Since we will be on busy city streets for this event, we encourage everybody to wear helmets and bright clothing for safety reasons. All cyclists should ride on the right side of the road (with traffic) and ride in a predictable manner. We ask drivers to be aware there will be a lot of cyclists out on May 26 and to please slow down and give them a safe space to ride. Thanks.

We held a community bike ride a few years ago that had about 300-350 cyclists, so let’s see if we can top that crowd. We had a smaller crew at our community bike rides the last couple of years, but it’s still lots of fun.

For more information, contact the Doug Osborne at dosborne@sitkahospital.org.

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Sitka cyclists are hardy souls, and many of us ride our bikes all year round, not just in the summer. Now Sitka cyclists can ride and win prizes by participating in the sixth annual International Winter Bike To Work Day on Friday, Feb. 9. This year also is the third annual International Winter Bike To School Day on Feb. 9, so watch out for younger cyclists.

New this year, your ride on Feb. 9 can be used in the Winter Clean Commute Challenge, where people are encouraged to walk or bike instead of drive during the month of February.

Our celebration of winter cycling in Sitka will be simple. First, go to the International Winter Bike To Work Day website, http://winterbiketoworkday.org/, and commit to riding to work on Friday, Feb. 9 (people who work at home can use a bike ride for errands or sport as their bike commute for the day). Then, on Friday, Feb. 9, during your bike commute, stop by the Yellow Jersey Cycle Shop (329 Harbor Dr.) between 10 a.m. and 6 p.m. to enter your name and phone number in a contest to win prizes, including a gift card from Yellow Jersey Cycle Shop and other goodies from businesses around town.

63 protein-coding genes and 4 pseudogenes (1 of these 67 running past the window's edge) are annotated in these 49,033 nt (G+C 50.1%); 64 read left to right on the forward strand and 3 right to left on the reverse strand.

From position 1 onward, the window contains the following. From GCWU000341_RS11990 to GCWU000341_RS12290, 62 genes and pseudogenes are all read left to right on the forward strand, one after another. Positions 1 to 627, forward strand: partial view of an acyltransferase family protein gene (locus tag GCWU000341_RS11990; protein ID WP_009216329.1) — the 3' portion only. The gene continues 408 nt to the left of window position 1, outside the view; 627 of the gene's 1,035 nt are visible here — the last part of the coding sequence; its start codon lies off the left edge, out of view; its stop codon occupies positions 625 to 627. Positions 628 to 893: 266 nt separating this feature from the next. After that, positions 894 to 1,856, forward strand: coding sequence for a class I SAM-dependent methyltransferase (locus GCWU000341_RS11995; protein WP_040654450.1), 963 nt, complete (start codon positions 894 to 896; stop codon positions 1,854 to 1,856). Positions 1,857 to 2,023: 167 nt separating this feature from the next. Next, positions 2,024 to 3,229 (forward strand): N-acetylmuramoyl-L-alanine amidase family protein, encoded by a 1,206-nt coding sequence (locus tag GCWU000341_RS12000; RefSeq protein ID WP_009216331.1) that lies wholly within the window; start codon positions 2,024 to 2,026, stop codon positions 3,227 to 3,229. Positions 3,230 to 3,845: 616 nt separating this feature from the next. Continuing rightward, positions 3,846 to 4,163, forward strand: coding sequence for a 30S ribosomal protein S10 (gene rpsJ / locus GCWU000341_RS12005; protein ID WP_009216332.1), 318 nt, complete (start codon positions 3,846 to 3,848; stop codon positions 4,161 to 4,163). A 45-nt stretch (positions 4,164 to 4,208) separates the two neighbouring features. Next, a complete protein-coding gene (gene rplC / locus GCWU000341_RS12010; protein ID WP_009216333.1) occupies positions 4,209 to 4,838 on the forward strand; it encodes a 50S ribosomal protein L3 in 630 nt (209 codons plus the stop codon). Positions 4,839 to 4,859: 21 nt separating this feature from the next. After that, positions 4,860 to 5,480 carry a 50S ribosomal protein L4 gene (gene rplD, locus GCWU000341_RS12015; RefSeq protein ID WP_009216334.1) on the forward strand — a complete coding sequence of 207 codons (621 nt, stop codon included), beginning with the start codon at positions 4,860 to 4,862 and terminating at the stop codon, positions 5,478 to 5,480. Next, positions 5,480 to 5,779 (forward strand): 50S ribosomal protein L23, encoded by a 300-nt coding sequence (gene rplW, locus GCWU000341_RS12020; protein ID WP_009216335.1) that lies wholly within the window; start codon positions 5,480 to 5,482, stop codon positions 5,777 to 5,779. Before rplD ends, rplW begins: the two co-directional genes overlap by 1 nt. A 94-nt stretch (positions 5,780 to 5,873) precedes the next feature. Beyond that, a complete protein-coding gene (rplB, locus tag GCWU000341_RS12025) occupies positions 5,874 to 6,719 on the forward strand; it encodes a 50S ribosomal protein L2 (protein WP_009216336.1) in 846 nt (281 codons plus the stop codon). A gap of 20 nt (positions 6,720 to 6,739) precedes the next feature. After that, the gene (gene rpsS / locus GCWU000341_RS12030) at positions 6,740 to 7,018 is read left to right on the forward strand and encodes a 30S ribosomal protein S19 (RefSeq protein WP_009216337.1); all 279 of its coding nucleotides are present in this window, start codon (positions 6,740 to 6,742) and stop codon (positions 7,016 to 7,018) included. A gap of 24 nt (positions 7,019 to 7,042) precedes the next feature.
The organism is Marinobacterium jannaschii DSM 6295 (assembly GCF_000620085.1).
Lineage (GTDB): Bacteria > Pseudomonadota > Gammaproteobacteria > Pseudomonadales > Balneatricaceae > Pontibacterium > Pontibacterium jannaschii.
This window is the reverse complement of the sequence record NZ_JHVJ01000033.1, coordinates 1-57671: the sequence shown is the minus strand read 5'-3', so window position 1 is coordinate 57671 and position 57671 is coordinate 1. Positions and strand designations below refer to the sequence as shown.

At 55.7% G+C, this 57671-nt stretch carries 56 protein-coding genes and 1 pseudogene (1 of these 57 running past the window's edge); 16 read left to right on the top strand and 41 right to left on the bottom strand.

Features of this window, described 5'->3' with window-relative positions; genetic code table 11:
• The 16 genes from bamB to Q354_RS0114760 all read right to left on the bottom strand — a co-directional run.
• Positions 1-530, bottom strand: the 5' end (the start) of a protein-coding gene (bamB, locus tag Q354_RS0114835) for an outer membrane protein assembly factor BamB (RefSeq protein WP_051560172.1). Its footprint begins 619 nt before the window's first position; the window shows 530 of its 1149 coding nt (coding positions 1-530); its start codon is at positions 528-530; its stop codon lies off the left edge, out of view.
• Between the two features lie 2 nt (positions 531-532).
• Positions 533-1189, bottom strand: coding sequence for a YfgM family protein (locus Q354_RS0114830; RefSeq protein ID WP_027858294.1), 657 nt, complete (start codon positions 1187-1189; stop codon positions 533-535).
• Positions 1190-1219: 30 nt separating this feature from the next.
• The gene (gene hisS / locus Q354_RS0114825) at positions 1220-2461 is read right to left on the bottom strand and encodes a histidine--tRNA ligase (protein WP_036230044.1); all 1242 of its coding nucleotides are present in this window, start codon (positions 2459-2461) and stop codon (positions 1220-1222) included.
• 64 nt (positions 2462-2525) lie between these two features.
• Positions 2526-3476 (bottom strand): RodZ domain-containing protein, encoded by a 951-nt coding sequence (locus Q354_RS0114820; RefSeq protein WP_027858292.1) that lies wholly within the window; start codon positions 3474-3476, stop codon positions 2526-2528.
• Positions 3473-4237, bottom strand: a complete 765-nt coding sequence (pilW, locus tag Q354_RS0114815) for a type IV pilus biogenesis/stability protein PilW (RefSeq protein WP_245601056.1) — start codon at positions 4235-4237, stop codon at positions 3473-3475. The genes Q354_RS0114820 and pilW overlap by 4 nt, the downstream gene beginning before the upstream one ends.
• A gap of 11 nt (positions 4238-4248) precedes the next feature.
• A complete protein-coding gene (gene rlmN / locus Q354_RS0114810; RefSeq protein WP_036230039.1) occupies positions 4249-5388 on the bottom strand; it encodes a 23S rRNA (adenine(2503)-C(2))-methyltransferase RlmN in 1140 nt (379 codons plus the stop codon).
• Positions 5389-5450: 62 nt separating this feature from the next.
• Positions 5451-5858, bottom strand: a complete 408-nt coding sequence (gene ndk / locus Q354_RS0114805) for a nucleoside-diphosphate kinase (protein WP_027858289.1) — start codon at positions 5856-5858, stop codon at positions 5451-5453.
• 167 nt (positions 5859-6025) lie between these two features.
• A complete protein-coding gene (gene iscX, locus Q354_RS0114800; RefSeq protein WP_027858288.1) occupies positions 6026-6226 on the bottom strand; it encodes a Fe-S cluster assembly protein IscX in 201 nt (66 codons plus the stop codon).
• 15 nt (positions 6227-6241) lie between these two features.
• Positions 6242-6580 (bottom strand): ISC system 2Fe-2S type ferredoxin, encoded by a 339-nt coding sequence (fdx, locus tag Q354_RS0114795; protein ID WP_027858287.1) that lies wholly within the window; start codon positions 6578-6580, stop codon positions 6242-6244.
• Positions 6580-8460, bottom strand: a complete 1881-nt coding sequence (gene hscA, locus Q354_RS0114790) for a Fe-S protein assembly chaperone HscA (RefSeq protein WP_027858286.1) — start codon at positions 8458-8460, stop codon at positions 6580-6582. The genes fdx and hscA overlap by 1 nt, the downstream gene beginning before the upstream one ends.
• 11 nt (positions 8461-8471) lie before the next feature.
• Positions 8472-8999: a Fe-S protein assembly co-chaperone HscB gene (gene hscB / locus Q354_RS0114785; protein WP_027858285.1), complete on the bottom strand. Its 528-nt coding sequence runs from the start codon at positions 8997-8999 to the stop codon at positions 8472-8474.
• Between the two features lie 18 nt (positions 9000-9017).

This is the sixth year of International Winter Bike To Work Day, which started when several communities in Canada challenged each other to see which one could have the highest number of bike commuters. In 2014 the event expanded outside Canada, and Sitka and Anchorage hosted events along with several other communities around the world’s polar regions. Sitka ended up having the second-highest number of participants per capita, trailing only Oulu, Finland, in 2014. We also were the smallest community to have at least 20 participants. In 2015, there were even more winter cyclists participating around the world, and Zagreb, Croatia, became the first community to have more than 1,000 cyclists participate. Zagreb also had the most participants in 2016 (Sitka finished 107th overall, even finishing ahead of some large cities). The 2017 standings link wasn’t working on the website, but Zagreb won again. There now are ways businesses and schools can compete.

For students, go to the International Bike To School Day website, http://winterbiketoschoolday.org/, and commit to riding to school on Friday, Feb. 9. All of Sitka’s public schools should be listed on the site (including the University of Alaska Southeast Sitka Campus). Teachers can do a quick, 30-second survey about how students got to school to help their school’s Bike-Walk-Roll Score.